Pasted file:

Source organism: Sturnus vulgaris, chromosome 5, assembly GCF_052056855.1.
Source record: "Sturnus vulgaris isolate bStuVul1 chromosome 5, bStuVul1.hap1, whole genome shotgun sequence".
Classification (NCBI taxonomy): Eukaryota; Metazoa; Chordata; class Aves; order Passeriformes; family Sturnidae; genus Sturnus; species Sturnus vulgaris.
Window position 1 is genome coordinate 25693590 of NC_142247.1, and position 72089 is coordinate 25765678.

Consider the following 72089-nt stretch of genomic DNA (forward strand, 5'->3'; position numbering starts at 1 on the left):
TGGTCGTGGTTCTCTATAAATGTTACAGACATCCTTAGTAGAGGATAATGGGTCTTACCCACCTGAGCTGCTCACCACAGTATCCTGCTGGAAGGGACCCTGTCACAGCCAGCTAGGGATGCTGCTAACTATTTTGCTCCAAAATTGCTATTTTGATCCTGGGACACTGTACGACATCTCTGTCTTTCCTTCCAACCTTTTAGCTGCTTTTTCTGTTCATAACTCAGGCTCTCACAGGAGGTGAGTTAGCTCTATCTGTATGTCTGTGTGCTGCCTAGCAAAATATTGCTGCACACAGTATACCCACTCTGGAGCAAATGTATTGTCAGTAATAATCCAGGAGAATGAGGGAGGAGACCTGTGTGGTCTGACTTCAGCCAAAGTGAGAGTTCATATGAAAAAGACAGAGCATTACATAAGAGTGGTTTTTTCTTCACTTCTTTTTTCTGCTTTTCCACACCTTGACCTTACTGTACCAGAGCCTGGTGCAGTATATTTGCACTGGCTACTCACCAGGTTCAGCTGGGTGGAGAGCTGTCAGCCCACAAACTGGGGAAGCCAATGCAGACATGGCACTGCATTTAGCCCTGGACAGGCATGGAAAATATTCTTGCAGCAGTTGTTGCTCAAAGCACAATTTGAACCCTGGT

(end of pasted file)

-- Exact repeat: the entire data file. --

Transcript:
Source organism: Sturnus vulgaris, chromosome 5, assembly GCF_052056855.1.
Source record: "Sturnus vulgaris isolate bStuVul1 chromosome 5, bStuVul1.hap1, whole genome shotgun sequence".
Classification (NCBI taxonomy): Eukaryota; Metazoa; Chordata; class Aves; order Passeriformes; family Sturnidae; genus Sturnus; species Sturnus vulgaris.
Window position 1 is genome coordinate 25693590 of NC_142247.1, and position 72089 is coordinate 25765678.

Consider the following 72089-nt stretch of genomic DNA (forward strand, 5'->3'; position numbering starts at 1 on the left):
TGGTCGTGGTTCTCTATAAATGTTACAGACATCCTTAGTAGAGGATAATGGGTCTTACCCACCTGAGCTGCTCACCACAGTATCCTGCTGGAAGGGACCCTGTCACAGCCAGCTAGGGATGCTGCTAACTATTTTGCTCCAAAATTGCTATTTTGATCCTGGGACACTGTACGACATCTCTGTCTTTCCTTCCAACCTTTTAGCTGCTTTTTCTGTTCATAACTCAGGCTCTCACAGGAGGTGAGTTAGCTCTATCTGTATGTCTGTGTGCTGCCTAGCAAAATATTGCTGCACACAGTATACCCACTCTGGAGCAAATGTATTGTCAGTAATAATCCAGGAGAATGAGGGAGGAGACCTGTGTGGTCTGACTTCAGCCAAAGTGAGAGTTCATATGAAAAAGACAGAGCATTACATAAGAGTGGTTTTTTCTTCACTTCTTTTTTCTGCTTTTCCACACCTTGACCTTACTGTACCAGAGCCTGGTGCAGTATATTTGCACTGGCTACTCACCAGGTTCAGCTGGGTGGAGAGCTGTCAGCCCACAAACTGGGGAAGCCAATGCAGACATGGCACTGCATTTAGCCCTGGACAGGCATGGAAAATATTCTTGCAGCAGTTGTTGCTCAAAGCACAATTTGAACCCTGGT